Canadian Respiratory Journal

Canadian Respiratory Journal / 2021 / Article

Research Article | Open Access

Volume 2021 |Article ID 6647087 | https://doi.org/10.1155/2021/6647087

Andrew Weinstock, Luke Jeagal, Chantal Savard, Jana Taylor, Anne V. Gonzalez, "An Audit of CT Chest Reports and Their Potential Impact on the Workup of Patients with Suspected Lung Cancer", Canadian Respiratory Journal, vol. 2021, Article ID 6647087, 5 pages, 2021. https://doi.org/10.1155/2021/6647087

An Audit of CT Chest Reports and Their Potential Impact on the Workup of Patients with Suspected Lung Cancer

Academic Editor: Alberto Ruano-Ravina
Received17 Dec 2020
Accepted15 May 2021
Published07 Jun 2021

Abstract

Background. Quality gaps exist in the diagnostic evaluation of lung cancer patients. The initial CT chest guides the workup of patients with suspected lung cancer. We sought to determine how frequently CT reports provided guideline-concordant recommendations with regard to additional imaging studies and/or invasive diagnostic procedures. Methods. This was a retrospective study. The records of patients referred for investigation of suspected lung cancer between January 1, 2015, and June 30, 2016, were reviewed. Patients with confirmed lung cancer, for whom CT scan images and reports were available, are included. CT reports were reviewed, with attention to additional imaging studies and/or invasive diagnostic procedures suggested. These recommendations were examined against current guidelines for lung cancer diagnosis and staging, based on suspected disease stage. Results. One hundred forty-six patients are included in the analysis. Most patients were diagnosed with non-small-cell lung cancer (NSCLC), and 63% had advanced disease (stages III and IV). Only 12% of CT reports contained guideline-concordant recommendations for additional imaging studies, with PET scan suggested in only 6% of reports. Potential invasive diagnostic procedures were suggested in one fifth of CT reports, and only 58% of these recommendations were in keeping with current guidelines. In particular, transthoracic needle aspiration (TTNA) was suggested in 26% of patients despite advanced stage disease. Conclusion. Guideline-concordant recommendations for investigation of suspected lung cancer are rarely available on CT reports. This is true with respect to both imaging studies and invasive diagnostic procedures. Incorporation of more evidence-based suggestions may reduce quality gaps in lung cancer diagnosis and staging.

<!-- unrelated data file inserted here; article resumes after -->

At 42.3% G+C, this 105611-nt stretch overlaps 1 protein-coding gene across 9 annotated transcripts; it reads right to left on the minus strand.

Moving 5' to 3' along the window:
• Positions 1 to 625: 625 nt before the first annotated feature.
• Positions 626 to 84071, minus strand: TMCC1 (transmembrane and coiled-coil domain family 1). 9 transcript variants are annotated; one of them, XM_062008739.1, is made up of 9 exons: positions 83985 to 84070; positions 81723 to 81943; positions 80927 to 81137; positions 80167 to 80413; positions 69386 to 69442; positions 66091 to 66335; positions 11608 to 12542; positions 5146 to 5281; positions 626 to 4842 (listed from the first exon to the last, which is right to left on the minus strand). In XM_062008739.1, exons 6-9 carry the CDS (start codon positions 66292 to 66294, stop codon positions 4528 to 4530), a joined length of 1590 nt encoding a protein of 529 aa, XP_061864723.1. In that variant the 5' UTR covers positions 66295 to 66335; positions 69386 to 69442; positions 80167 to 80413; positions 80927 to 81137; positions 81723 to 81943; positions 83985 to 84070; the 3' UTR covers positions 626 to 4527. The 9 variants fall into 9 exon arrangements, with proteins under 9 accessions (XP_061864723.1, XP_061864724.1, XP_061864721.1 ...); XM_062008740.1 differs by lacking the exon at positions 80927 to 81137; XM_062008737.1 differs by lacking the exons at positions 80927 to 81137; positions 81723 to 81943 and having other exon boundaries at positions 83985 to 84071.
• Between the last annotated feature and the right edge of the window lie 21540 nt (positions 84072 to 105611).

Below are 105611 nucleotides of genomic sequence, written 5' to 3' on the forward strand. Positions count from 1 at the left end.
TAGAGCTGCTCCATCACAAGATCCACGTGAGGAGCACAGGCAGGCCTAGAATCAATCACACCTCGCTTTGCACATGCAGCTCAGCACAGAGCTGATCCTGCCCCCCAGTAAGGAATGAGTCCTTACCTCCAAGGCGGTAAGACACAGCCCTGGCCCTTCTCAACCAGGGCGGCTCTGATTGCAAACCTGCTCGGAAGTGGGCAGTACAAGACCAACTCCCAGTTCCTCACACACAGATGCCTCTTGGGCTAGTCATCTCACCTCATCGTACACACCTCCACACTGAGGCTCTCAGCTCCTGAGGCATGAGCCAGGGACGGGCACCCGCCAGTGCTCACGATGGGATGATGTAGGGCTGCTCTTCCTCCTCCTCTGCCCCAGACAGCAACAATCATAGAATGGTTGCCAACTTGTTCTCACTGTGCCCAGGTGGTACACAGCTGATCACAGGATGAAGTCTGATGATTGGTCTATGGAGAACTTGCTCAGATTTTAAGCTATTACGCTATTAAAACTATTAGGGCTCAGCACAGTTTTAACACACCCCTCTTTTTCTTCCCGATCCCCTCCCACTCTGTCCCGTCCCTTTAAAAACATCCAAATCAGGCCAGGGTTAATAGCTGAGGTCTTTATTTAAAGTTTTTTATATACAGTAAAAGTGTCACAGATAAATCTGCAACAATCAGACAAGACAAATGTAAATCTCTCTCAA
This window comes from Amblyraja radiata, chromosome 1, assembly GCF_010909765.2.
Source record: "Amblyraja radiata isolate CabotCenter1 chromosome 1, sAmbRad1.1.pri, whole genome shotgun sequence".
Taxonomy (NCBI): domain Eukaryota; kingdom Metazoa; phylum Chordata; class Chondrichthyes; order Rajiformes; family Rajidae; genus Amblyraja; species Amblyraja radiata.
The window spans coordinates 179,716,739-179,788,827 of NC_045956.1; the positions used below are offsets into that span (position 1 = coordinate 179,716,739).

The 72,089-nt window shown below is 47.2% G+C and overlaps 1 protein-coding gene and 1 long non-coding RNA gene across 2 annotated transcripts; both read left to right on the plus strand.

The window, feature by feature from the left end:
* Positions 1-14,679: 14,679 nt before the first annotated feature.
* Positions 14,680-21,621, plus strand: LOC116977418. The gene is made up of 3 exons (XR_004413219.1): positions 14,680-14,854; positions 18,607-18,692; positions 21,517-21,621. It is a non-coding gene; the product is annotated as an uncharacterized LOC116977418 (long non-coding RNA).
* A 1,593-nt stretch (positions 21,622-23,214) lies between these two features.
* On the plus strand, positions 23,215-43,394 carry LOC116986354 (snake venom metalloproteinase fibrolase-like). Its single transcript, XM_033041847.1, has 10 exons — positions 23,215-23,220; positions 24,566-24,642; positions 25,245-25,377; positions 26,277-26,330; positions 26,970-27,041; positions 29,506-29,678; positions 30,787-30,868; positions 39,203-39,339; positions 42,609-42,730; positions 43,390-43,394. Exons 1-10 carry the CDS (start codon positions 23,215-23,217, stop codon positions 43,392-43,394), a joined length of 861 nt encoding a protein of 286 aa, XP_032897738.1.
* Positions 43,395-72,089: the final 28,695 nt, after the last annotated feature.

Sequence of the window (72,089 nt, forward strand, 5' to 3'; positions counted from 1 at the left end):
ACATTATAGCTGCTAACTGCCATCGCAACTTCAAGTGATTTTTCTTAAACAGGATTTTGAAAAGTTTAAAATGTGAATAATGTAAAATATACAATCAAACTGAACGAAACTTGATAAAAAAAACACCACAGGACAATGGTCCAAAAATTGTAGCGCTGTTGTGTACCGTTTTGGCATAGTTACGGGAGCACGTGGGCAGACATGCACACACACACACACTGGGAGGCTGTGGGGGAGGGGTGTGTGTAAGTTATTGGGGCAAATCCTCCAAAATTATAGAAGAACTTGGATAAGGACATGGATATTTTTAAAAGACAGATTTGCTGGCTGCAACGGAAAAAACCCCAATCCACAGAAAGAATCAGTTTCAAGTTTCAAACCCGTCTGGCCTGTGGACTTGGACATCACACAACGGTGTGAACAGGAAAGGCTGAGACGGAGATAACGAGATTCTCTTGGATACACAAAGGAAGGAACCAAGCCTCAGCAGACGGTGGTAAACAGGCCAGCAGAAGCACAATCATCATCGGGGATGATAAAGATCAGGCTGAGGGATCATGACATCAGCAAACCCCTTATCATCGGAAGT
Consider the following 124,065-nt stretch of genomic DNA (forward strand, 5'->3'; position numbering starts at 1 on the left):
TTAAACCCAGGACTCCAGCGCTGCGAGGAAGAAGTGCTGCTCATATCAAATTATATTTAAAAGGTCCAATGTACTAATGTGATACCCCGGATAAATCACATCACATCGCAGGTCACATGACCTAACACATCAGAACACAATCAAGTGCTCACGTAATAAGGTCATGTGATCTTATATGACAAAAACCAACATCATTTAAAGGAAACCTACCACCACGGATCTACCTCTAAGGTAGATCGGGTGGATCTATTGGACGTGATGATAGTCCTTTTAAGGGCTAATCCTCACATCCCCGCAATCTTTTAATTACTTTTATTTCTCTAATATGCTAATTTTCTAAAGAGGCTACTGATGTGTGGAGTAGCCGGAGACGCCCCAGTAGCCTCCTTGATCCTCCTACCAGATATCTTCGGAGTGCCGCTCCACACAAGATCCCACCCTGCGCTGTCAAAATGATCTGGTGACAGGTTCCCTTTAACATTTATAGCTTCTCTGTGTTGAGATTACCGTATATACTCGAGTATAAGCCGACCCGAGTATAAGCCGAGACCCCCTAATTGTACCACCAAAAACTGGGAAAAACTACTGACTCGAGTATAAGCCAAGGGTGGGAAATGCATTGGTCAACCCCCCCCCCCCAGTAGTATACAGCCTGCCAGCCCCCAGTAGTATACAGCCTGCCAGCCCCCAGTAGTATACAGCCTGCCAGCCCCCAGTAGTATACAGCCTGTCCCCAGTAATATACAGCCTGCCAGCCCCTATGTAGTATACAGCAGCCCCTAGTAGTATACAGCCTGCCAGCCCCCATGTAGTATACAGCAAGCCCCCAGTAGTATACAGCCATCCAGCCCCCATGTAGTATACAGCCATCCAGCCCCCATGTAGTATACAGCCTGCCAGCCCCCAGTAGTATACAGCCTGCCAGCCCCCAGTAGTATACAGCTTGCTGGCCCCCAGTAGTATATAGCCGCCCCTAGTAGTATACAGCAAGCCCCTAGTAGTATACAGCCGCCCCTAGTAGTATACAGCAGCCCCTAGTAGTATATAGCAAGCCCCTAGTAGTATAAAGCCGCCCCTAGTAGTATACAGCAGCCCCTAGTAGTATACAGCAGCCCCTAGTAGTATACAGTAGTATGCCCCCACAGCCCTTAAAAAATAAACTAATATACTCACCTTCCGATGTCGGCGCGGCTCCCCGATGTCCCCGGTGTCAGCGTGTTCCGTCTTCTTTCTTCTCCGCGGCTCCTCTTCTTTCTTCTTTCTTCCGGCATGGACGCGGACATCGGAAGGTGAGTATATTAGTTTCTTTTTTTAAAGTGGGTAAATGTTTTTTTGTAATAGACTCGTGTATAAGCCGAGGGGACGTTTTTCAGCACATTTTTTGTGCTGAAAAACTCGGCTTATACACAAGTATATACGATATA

1. Introduction

Lung cancer is the leading cause of cancer death in Canadian men and women [1]. Disease stage portends prognosis and guides therapy. Complete staging requires both imaging studies (CT scan, PET scan ± brain imaging) and invasive diagnostic procedures to achieve the necessary tissue confirmation [2]. Invasive testing can often provide simultaneous confirmation of tissue diagnosis and disease stage; this approach is favored as it leads to a more efficient investigation process [3].

Despite the importance of accurate lung cancer staging, evidence suggests it is often poorly done [4, 5]. Recent studies, based on clinical and administrative databases, have highlighted significant quality gaps in the diagnosis and staging of lung cancer patients [68]. Suboptimal lung cancer staging has been associated with worse patient outcomes [9, 10].